Friday, August 09, 2013


It amazes me that people writing bug-tracking systems never seem to find all the right points to track.

At The Job, the one we have was written under the (apparent) assumption that nobody ever has more than 1 release stream, where a bug might be present in both streams, and need to be tracked as the same bug, but with different fixes (either due to schedules for the releases, or for differing code in the streams)

So we get a mess of duplicated bugs because each tester thinks of a different way to describe the bug, and can't search for the kindred bug, since it will have a different ID in the other streams

Then the process geeks came along and decided that we could keep all the releases under one bug.  Of course, that leads to total confusion about if it's been fixed in any specific stream.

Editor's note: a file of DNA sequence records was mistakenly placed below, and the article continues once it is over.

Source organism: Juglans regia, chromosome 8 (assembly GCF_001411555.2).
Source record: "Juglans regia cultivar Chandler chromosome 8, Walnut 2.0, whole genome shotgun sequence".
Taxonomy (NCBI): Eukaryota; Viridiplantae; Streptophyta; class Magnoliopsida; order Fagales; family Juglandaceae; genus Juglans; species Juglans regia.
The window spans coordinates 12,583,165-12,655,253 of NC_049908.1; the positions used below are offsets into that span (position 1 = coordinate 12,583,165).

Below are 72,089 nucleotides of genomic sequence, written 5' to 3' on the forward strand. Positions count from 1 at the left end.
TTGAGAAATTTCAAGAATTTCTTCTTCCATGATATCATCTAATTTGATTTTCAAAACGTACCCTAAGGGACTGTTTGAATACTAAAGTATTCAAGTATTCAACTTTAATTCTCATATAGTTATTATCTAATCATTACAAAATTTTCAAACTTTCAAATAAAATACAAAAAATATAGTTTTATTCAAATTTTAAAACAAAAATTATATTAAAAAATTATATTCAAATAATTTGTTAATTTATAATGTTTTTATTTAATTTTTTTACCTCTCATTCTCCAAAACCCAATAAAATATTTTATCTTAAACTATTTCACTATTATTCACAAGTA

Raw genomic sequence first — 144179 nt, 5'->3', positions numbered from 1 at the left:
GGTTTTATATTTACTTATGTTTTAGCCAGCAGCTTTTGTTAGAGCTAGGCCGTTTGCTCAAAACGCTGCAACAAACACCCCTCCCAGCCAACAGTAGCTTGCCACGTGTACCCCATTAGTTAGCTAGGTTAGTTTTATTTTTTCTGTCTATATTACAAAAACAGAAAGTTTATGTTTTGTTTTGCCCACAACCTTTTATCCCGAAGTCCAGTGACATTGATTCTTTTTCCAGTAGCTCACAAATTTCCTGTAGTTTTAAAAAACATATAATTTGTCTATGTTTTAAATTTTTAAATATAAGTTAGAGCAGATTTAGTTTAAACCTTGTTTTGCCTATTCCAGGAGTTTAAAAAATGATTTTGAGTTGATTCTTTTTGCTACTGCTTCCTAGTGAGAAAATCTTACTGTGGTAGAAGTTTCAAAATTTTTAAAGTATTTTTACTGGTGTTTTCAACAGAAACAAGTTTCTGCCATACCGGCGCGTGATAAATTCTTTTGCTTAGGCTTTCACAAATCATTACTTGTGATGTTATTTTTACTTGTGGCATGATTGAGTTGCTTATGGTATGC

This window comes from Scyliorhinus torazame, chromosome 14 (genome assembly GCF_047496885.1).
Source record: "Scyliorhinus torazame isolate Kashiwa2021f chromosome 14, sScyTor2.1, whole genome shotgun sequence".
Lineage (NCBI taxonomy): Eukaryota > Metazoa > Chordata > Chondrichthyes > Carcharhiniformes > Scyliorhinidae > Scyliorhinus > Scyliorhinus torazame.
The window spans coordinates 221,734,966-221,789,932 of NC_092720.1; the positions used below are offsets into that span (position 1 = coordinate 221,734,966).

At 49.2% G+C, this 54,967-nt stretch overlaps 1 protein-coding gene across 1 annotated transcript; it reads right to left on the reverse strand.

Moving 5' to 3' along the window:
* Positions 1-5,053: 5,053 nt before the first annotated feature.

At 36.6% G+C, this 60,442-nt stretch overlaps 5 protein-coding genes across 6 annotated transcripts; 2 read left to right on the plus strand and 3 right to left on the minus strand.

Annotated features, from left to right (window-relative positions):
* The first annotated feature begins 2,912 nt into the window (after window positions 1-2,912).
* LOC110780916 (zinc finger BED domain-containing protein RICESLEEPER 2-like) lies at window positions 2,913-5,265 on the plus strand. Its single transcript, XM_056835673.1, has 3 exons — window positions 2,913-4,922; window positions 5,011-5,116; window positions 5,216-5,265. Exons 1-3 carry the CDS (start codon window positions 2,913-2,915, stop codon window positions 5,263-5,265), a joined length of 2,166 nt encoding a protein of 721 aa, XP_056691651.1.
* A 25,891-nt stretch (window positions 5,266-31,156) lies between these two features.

Monday, August 05, 2013

Here's a tip

When you are writing a set of methods for something where you want to get the stuff compiling, but you are not looking to do full TDD, because you are worried you will forget something, then just put assert(False) in the bodies of the methods, to make sure that they will stop the system if they are run before you have the code in them.

Languages that don't have assert() can use something else - a macro that calls exit().

All you want is something that will stop things dead if you forget to fill it in.  This is better than log message or output, because you can't forget to make it work